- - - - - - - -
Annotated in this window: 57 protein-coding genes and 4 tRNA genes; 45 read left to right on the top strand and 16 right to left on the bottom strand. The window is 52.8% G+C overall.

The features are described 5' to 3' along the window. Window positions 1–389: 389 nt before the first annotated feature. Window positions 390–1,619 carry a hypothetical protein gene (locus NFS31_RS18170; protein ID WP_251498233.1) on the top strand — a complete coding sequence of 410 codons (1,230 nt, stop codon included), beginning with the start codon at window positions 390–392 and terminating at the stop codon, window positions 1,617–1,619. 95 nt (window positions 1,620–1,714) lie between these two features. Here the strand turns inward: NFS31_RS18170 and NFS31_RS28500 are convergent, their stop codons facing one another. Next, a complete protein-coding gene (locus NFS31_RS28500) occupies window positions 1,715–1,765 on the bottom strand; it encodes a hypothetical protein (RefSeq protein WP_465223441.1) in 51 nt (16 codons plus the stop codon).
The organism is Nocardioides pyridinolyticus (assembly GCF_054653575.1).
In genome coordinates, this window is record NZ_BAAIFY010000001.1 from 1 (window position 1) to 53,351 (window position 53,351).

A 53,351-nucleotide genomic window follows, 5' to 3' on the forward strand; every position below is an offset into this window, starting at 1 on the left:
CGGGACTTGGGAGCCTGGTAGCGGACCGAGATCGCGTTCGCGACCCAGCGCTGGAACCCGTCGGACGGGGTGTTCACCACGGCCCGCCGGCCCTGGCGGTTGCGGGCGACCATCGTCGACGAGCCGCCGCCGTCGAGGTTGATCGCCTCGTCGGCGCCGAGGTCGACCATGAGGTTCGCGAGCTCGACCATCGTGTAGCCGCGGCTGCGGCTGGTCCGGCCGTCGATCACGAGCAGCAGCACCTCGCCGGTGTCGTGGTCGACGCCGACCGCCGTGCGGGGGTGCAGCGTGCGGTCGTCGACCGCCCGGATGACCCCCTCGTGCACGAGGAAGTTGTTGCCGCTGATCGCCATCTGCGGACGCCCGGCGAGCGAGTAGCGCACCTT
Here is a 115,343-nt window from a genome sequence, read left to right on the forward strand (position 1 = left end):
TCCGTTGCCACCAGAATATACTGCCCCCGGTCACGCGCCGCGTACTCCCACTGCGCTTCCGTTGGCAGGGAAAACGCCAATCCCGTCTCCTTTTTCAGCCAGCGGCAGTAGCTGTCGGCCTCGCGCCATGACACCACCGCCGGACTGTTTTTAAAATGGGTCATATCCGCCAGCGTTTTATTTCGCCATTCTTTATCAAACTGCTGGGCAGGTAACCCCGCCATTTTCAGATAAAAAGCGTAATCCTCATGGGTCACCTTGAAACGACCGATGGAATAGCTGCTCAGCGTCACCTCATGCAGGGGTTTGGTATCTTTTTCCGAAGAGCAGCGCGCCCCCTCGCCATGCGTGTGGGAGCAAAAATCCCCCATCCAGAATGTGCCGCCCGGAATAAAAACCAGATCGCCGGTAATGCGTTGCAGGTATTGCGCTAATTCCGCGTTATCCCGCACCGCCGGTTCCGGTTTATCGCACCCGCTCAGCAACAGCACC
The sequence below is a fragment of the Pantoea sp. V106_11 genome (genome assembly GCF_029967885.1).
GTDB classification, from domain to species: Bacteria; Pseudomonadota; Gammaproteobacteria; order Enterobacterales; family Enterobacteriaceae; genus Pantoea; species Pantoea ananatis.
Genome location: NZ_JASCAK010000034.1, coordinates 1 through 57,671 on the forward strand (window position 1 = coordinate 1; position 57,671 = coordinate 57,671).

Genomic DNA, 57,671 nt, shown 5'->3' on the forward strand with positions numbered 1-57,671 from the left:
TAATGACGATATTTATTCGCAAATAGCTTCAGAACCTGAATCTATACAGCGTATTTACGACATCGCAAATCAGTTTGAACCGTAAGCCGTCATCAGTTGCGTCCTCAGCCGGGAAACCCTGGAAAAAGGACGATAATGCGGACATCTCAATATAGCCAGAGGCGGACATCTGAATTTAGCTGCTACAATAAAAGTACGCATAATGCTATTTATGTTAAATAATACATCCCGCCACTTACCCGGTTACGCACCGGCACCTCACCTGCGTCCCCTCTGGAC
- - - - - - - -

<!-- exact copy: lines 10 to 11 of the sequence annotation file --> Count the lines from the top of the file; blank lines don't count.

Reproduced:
GTDB classification, from domain to species: Bacteria; Pseudomonadota; Gammaproteobacteria; order Enterobacterales; family Enterobacteriaceae; genus Pantoea; species Pantoea ananatis.
Genome location: NZ_JASCAK010000034.1, coordinates 1 through 57,671 on the forward strand (window position 1 = coordinate 1; position 57,671 = coordinate 57,671).